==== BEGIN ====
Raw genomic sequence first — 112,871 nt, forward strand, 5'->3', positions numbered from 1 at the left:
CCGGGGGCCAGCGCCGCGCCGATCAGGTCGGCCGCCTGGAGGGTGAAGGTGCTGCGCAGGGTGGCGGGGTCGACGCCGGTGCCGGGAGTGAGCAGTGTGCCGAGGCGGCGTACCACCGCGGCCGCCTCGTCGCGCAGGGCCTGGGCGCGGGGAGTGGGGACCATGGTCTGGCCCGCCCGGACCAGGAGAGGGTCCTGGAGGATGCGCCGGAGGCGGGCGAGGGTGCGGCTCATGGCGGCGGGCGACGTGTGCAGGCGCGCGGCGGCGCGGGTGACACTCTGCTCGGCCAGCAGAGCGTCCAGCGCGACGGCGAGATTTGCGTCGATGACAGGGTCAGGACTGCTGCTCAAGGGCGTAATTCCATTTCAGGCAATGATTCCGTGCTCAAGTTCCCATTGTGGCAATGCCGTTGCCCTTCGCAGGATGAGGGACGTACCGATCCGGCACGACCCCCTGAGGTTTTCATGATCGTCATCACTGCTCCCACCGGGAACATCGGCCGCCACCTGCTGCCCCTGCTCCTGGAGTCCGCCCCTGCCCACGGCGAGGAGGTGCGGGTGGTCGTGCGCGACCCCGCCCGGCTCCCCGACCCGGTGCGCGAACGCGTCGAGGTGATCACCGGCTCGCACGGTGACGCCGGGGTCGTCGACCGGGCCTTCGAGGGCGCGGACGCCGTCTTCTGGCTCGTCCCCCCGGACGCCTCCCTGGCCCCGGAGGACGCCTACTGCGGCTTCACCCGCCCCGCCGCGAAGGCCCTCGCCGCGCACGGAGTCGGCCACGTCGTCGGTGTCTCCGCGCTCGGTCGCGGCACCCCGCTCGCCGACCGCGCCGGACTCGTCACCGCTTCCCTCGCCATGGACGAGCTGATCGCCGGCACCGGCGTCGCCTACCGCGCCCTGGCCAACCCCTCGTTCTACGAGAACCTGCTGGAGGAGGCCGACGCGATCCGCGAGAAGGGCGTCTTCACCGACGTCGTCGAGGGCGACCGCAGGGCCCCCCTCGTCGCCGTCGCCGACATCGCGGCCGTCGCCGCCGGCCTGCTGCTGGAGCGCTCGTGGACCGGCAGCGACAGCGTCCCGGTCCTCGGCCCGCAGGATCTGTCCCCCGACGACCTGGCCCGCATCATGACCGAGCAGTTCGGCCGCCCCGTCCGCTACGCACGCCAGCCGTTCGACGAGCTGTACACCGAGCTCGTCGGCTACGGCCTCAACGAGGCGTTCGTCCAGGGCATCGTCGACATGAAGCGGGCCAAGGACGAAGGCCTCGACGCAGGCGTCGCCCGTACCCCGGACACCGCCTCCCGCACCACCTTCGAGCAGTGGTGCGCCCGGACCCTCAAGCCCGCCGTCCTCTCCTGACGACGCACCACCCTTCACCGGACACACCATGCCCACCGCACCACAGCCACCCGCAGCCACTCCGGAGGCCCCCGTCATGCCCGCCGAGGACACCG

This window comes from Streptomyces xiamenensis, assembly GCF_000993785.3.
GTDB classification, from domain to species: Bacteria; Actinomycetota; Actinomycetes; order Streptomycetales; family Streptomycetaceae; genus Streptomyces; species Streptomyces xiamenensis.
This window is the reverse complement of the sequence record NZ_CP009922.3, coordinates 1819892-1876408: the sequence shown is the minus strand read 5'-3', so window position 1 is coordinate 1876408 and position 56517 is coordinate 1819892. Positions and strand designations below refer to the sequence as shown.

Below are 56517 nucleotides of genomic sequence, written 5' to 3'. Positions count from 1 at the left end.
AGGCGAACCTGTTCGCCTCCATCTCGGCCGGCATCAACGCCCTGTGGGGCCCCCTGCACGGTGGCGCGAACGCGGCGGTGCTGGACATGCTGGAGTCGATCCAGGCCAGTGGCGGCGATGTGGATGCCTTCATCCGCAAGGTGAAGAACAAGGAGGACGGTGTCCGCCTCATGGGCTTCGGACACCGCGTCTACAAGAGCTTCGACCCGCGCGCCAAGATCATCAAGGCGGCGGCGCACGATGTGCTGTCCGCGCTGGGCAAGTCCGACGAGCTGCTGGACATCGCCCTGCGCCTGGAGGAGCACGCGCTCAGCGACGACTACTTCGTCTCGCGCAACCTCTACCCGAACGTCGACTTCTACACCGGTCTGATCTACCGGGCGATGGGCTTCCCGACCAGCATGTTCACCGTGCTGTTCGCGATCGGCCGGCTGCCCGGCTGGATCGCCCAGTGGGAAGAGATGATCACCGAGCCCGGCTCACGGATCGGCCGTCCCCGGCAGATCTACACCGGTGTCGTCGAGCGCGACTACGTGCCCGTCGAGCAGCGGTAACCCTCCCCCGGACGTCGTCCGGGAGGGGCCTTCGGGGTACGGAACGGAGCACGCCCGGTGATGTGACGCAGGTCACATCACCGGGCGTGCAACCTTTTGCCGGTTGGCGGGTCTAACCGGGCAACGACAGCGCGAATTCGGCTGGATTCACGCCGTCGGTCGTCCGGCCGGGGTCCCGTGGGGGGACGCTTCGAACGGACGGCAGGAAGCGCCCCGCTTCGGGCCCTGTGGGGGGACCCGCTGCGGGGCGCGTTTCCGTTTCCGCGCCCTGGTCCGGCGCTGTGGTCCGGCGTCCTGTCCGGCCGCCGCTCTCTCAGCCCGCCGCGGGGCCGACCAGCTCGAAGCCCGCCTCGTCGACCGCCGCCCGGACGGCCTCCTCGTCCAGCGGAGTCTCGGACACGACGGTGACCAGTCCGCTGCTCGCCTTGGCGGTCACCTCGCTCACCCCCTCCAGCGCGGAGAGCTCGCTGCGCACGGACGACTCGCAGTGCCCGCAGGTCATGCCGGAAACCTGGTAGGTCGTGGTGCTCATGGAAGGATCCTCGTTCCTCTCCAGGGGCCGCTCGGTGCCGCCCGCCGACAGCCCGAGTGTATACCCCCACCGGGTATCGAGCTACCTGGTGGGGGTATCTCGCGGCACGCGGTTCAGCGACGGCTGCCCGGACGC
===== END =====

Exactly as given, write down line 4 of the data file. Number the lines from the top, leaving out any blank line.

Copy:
GTDB classification, from domain to species: Bacteria; Actinomycetota; Actinomycetes; order Streptomycetales; family Streptomycetaceae; genus Streptomyces; species Streptomyces xiamenensis.